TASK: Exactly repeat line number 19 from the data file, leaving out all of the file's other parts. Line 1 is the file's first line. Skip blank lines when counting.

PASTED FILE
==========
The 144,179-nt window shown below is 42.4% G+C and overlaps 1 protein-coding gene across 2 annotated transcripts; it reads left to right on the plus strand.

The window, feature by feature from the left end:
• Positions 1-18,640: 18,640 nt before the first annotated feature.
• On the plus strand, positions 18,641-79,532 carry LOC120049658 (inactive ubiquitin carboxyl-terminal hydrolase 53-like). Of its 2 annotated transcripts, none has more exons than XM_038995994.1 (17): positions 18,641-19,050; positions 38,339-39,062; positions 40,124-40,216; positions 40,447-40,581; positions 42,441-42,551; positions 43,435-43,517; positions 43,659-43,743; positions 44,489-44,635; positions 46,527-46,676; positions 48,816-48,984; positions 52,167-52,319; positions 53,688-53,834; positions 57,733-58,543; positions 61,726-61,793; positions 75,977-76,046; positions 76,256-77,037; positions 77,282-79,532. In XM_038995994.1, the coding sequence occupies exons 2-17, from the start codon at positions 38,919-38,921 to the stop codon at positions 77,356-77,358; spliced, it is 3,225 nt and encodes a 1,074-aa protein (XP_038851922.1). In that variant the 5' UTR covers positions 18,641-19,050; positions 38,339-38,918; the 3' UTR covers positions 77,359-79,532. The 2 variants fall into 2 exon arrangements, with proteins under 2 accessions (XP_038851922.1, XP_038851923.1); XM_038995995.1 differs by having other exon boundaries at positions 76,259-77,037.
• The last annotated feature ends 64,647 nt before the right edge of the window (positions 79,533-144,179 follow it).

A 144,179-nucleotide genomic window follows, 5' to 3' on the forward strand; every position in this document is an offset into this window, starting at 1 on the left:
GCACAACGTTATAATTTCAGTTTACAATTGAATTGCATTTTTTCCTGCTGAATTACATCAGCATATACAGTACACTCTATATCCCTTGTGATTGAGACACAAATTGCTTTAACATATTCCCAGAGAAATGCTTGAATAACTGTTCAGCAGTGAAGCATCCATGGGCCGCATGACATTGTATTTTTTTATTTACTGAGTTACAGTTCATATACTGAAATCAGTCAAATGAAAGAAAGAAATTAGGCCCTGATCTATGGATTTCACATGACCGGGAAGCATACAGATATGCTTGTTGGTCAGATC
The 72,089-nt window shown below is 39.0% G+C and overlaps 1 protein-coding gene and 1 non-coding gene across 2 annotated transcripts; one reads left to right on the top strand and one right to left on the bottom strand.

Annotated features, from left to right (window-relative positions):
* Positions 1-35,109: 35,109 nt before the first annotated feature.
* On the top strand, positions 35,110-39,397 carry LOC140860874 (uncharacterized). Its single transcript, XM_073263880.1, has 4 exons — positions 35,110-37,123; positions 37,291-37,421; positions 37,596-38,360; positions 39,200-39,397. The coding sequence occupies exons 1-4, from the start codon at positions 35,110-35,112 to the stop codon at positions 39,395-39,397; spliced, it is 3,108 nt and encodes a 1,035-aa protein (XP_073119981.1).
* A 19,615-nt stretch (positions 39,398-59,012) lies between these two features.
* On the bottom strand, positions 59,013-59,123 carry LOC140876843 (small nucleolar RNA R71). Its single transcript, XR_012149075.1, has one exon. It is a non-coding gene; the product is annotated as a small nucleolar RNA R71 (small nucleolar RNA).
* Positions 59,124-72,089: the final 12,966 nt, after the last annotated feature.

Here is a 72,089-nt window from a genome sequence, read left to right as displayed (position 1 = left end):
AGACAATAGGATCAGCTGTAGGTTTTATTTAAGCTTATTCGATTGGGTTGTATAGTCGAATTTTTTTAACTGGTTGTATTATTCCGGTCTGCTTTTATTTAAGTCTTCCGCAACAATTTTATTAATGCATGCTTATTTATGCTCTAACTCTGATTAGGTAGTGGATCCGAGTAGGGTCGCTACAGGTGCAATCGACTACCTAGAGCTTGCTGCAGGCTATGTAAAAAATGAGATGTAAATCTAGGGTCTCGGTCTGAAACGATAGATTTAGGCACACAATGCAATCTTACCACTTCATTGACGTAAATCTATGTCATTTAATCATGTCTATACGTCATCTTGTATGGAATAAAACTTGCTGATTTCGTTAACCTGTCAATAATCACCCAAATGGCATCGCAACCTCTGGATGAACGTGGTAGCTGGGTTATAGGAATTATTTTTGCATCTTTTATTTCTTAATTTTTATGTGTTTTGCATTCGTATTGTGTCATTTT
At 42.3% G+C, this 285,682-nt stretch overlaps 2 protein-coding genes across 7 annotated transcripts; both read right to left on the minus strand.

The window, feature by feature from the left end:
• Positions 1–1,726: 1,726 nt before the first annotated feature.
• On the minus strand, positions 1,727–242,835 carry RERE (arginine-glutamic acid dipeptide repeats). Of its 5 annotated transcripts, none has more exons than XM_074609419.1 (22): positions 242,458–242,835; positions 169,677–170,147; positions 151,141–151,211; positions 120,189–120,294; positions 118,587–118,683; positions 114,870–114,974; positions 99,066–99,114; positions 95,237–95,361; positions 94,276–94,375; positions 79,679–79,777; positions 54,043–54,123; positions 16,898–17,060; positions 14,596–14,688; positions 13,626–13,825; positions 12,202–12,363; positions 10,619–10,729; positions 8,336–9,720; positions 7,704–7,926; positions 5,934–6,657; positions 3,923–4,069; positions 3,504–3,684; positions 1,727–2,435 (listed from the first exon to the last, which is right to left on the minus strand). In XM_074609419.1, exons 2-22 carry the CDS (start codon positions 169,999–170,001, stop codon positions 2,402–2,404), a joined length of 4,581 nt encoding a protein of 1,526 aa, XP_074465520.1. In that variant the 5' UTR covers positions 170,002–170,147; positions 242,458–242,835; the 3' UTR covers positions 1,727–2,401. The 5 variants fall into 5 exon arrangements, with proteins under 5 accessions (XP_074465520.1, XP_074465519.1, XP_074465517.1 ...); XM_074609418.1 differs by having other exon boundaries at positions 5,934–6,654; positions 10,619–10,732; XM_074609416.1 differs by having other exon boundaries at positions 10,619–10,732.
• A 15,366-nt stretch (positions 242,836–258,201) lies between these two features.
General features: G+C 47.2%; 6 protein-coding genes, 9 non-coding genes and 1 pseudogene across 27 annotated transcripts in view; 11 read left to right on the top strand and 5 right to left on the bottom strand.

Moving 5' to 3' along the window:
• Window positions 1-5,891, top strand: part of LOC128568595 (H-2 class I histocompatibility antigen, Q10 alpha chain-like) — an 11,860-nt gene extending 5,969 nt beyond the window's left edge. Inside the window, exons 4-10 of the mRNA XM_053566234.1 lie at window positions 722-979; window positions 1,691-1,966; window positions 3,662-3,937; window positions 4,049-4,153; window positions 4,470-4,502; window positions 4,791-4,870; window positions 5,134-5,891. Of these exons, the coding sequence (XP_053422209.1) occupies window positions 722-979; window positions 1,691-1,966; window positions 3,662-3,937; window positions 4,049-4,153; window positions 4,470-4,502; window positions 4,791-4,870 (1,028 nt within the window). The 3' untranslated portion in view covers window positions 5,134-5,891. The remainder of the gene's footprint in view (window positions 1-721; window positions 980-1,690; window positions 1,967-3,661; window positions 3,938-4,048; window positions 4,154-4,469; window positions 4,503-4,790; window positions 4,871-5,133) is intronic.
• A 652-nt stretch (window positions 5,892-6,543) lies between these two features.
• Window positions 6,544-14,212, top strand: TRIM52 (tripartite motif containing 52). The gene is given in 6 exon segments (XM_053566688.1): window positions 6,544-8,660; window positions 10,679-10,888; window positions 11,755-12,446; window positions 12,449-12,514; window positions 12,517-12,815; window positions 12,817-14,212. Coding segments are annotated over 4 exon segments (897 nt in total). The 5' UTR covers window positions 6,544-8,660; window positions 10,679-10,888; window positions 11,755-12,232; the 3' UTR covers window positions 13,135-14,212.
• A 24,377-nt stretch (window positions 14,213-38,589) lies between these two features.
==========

• Positions 1–1,726: 1,726 nt before the first annotated feature.